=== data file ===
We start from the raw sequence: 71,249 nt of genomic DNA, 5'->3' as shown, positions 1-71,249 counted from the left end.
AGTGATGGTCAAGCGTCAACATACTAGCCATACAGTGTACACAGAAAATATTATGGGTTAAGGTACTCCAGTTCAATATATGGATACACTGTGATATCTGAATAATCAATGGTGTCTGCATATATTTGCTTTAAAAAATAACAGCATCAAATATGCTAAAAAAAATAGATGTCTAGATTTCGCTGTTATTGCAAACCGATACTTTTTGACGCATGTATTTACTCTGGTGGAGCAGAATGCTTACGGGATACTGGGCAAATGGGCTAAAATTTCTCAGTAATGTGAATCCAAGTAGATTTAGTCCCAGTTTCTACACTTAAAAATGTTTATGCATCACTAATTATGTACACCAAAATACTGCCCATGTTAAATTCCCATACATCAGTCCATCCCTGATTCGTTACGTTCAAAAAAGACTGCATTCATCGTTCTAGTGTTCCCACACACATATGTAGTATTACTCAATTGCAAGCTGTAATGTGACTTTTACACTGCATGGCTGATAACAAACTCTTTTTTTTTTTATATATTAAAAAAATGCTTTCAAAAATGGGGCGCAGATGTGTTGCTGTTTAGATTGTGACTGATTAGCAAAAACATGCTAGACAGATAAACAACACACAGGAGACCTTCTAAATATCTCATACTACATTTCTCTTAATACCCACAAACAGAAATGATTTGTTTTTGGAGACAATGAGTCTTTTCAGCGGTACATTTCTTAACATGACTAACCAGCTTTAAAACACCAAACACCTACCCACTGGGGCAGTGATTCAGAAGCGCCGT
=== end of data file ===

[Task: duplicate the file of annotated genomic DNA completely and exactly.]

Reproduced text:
We start from the raw sequence: 71,249 nt of genomic DNA, 5'->3' as shown, positions 1-71,249 counted from the left end.
AGTGATGGTCAAGCGTCAACATACTAGCCATACAGTGTACACAGAAAATATTATGGGTTAAGGTACTCCAGTTCAATATATGGATACACTGTGATATCTGAATAATCAATGGTGTCTGCATATATTTGCTTTAAAAAATAACAGCATCAAATATGCTAAAAAAAATAGATGTCTAGATTTCGCTGTTATTGCAAACCGATACTTTTTGACGCATGTATTTACTCTGGTGGAGCAGAATGCTTACGGGATACTGGGCAAATGGGCTAAAATTTCTCAGTAATGTGAATCCAAGTAGATTTAGTCCCAGTTTCTACACTTAAAAATGTTTATGCATCACTAATTATGTACACCAAAATACTGCCCATGTTAAATTCCCATACATCAGTCCATCCCTGATTCGTTACGTTCAAAAAAGACTGCATTCATCGTTCTAGTGTTCCCACACACATATGTAGTATTACTCAATTGCAAGCTGTAATGTGACTTTTACACTGCATGGCTGATAACAAACTCTTTTTTTTTTTATATATTAAAAAAATGCTTTCAAAAATGGGGCGCAGATGTGTTGCTGTTTAGATTGTGACTGATTAGCAAAAACATGCTAGACAGATAAACAACACACAGGAGACCTTCTAAATATCTCATACTACATTTCTCTTAATACCCACAAACAGAAATGATTTGTTTTTGGAGACAATGAGTCTTTTCAGCGGTACATTTCTTAACATGACTAACCAGCTTTAAAACACCAAACACCTACCCACTGGGGCAGTGATTCAGAAGCGCCGT